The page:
Ron Dennis and McLaren Formula 1 are synonymous, one is nothing without the other
Ron Dennis, CBE, is a man I respect, I like, I got to know extremely well and, apart from my parents and immediate family, has had the biggest single influence on my life, so it gives me a great sense of sadness to see the predicament in which he now finds himself, deposed from his position as the chairman and CEO of the McLaren Technology Group.
I believe that fact alone will hurt Ron but perhaps more painful to him will be having to also give up the position of the man at the helm of the McLaren Formula 1 race team.
Ron Dennis, CBE, ("RD" to use his more common title) and McLaren Formula 1 are synonymous, one and the same and one is nothing without the other.
"Welcome to the Piranha Club!" RD said to Eddie Jordan when he and his team became part of the Formula 1 paddock and now Ron himself seems to have been the victim of the internal McLaren Piranha pool, although by all accounts it may well be his own uncompromising management style that is the cause of that.
I will not dwell on the reasons for this boardroom coup, in fact many of those reasons are known only to those involved and have been speculated upon endlessly over the last little while, mostly by people well outside of the sport.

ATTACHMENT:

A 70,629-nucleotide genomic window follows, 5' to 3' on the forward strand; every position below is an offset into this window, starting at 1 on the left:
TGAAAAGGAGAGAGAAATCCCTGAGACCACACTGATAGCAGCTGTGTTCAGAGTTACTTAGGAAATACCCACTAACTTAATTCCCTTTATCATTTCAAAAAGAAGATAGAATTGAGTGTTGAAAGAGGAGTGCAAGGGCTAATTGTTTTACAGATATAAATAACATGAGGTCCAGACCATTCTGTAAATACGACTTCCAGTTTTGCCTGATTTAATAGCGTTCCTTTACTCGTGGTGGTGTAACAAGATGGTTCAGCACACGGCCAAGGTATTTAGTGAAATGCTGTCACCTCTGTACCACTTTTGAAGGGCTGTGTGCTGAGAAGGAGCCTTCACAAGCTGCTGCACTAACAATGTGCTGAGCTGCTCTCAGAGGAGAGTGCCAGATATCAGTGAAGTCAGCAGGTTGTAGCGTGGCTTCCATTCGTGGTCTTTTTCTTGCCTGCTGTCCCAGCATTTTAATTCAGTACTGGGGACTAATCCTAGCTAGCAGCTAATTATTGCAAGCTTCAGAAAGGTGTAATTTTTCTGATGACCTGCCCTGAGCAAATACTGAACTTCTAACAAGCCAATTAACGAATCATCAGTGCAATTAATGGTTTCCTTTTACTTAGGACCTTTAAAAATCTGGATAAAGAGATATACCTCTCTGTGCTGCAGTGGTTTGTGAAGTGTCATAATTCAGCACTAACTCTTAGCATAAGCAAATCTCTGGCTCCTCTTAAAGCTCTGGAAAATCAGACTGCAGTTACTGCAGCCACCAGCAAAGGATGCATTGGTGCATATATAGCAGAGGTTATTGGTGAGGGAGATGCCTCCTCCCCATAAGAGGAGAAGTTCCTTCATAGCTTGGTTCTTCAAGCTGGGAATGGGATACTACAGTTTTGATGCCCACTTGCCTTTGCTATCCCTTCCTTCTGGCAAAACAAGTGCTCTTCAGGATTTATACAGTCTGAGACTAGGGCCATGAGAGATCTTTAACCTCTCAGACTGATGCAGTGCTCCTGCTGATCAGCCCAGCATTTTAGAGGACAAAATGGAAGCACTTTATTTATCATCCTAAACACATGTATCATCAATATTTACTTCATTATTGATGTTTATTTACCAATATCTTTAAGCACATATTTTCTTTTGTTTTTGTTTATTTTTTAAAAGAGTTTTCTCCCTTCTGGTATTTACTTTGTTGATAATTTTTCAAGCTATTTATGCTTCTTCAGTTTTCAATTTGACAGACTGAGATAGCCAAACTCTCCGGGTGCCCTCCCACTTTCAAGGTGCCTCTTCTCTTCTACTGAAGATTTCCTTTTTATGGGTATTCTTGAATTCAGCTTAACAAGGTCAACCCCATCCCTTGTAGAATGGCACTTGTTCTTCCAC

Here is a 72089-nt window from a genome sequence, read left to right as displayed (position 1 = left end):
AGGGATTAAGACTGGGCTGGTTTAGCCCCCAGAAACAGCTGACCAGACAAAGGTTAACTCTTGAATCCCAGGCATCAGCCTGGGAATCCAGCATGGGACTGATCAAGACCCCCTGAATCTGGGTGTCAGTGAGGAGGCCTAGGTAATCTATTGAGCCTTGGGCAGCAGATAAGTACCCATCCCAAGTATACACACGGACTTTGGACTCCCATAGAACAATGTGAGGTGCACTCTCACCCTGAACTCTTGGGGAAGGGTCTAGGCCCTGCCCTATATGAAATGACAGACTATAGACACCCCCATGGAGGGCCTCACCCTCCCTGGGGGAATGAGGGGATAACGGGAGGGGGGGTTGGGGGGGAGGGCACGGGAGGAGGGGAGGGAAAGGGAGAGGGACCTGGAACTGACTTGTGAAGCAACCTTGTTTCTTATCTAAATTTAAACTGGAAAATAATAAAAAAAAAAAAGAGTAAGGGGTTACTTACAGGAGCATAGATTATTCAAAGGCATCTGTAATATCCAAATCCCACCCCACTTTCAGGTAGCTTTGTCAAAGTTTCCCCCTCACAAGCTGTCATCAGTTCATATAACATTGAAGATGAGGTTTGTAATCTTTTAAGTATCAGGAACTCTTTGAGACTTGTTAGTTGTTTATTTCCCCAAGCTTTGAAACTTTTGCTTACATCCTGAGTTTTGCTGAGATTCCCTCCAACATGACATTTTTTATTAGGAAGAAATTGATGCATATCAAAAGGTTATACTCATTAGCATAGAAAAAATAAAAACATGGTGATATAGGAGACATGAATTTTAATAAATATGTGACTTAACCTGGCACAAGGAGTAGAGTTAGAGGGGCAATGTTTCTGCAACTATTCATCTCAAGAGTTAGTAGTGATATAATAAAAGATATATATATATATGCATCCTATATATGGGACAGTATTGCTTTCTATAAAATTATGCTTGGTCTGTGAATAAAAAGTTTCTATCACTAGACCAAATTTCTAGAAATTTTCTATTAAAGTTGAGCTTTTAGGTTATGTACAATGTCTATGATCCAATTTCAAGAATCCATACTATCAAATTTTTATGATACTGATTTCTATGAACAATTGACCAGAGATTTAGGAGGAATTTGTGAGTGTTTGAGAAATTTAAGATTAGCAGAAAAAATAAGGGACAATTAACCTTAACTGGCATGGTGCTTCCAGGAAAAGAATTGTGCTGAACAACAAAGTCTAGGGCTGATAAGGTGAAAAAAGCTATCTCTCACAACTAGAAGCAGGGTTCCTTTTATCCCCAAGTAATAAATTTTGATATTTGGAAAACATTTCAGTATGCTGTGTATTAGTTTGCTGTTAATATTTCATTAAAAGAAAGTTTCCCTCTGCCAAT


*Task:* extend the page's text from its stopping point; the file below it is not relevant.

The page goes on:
I am aware that some of the reasons are rooted in private and personal events dating back years.
During my time at McLaren the team welcomed the TAG Group as a sponsor and then funder of the hugely successful TAG/Porsche Turbo engine and then finally as a part owner and shareholder of the business, and the prime mover in all of this was Mansour Ojjeh, the head of the family and the privately owned company with a worldwide span.
A billionaire certainly but Mansour and his family were, and are, some of the nicest people one could wish to meet and the bond between Dennis, his then-wife Lisa and the Ojjeh family seemed to be firm and unassailable. So it is even more unfortunate that it seems that relationship went sour and has come down to a seeming Dennis v Ojjeh boardroom battle.
To a past McLaren person, to the very many who, like me, were involved in the team from the early days and into the 2000s, I think that is appalling news.
I don't think it is any exaggeration to say that, without the intervention and subsequent takeover of the McLaren F1 team by Dennis in 1980, the McLaren team we so proudly support in New Zealand, even today, would have faded into obscurity and gone the way of Brabham, Lotus, Tyrrell and so many others.
It is to RD's eternal credit that he retained the name of the team, not only for practical purposes, and went on to build that name into the international automotive and technology driven powerhouse it now is.
Over all those years the workforce went from the eight or so of us who worked for RD's own company "Project 4" and then after the "merger" the 100 or so who worked for Bruce McLaren Motor Racing, to some 3500 people.
Many of those employees, especially in the early days, did not so much work for "McLaren" as for RD himself as he engendered a huge amount of personal loyalty.
To go into RD's office with a grievance of some sort and have it out with him usually entailed coming out of that office with a smile and a realisation that you didn't actually get a "yes" or a "no" but you would happily jump off a cliff for the man, as long as he was holding your hand.